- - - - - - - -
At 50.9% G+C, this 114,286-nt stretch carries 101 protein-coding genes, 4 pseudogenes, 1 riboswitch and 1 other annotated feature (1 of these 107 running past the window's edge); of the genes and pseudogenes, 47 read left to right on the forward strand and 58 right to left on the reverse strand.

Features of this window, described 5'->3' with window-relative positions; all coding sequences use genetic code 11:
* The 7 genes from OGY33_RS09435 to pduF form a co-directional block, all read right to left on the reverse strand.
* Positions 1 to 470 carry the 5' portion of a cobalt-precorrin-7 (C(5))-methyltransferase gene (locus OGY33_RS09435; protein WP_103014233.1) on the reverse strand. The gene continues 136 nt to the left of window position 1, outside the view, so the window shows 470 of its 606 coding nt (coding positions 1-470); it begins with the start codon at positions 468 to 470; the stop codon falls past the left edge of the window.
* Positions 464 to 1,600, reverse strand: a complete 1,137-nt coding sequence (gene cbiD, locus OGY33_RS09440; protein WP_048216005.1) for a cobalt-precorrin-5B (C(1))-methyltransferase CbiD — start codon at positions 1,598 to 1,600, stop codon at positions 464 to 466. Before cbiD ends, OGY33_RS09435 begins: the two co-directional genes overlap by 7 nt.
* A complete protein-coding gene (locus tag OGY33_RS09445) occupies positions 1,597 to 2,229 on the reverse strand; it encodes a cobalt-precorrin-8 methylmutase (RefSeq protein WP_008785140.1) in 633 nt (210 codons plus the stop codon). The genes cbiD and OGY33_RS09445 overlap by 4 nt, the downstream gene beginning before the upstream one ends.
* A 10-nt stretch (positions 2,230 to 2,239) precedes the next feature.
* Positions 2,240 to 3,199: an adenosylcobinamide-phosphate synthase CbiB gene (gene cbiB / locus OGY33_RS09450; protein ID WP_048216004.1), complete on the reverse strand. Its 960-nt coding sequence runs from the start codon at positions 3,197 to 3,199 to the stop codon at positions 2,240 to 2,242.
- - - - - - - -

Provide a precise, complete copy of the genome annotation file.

At 50.9% G+C, this 114,286-nt stretch carries 101 protein-coding genes, 4 pseudogenes, 1 riboswitch and 1 other annotated feature (1 of these 107 running past the window's edge); of the genes and pseudogenes, 47 read left to right on the forward strand and 58 right to left on the reverse strand.

Features of this window, described 5'->3' with window-relative positions; all coding sequences use genetic code 11:
* The 7 genes from OGY33_RS09435 to pduF form a co-directional block, all read right to left on the reverse strand.
* Positions 1 to 470 carry the 5' portion of a cobalt-precorrin-7 (C(5))-methyltransferase gene (locus OGY33_RS09435; protein WP_103014233.1) on the reverse strand. The gene continues 136 nt to the left of window position 1, outside the view, so the window shows 470 of its 606 coding nt (coding positions 1-470); it begins with the start codon at positions 468 to 470; the stop codon falls past the left edge of the window.
* Positions 464 to 1,600, reverse strand: a complete 1,137-nt coding sequence (gene cbiD, locus OGY33_RS09440; protein WP_048216005.1) for a cobalt-precorrin-5B (C(1))-methyltransferase CbiD — start codon at positions 1,598 to 1,600, stop codon at positions 464 to 466. Before cbiD ends, OGY33_RS09435 begins: the two co-directional genes overlap by 7 nt.
* A complete protein-coding gene (locus tag OGY33_RS09445) occupies positions 1,597 to 2,229 on the reverse strand; it encodes a cobalt-precorrin-8 methylmutase (RefSeq protein WP_008785140.1) in 633 nt (210 codons plus the stop codon). The genes cbiD and OGY33_RS09445 overlap by 4 nt, the downstream gene beginning before the upstream one ends.
* A 10-nt stretch (positions 2,230 to 2,239) precedes the next feature.
* Positions 2,240 to 3,199: an adenosylcobinamide-phosphate synthase CbiB gene (gene cbiB / locus OGY33_RS09450; protein ID WP_048216004.1), complete on the reverse strand. Its 960-nt coding sequence runs from the start codon at positions 3,197 to 3,199 to the stop codon at positions 2,240 to 2,242.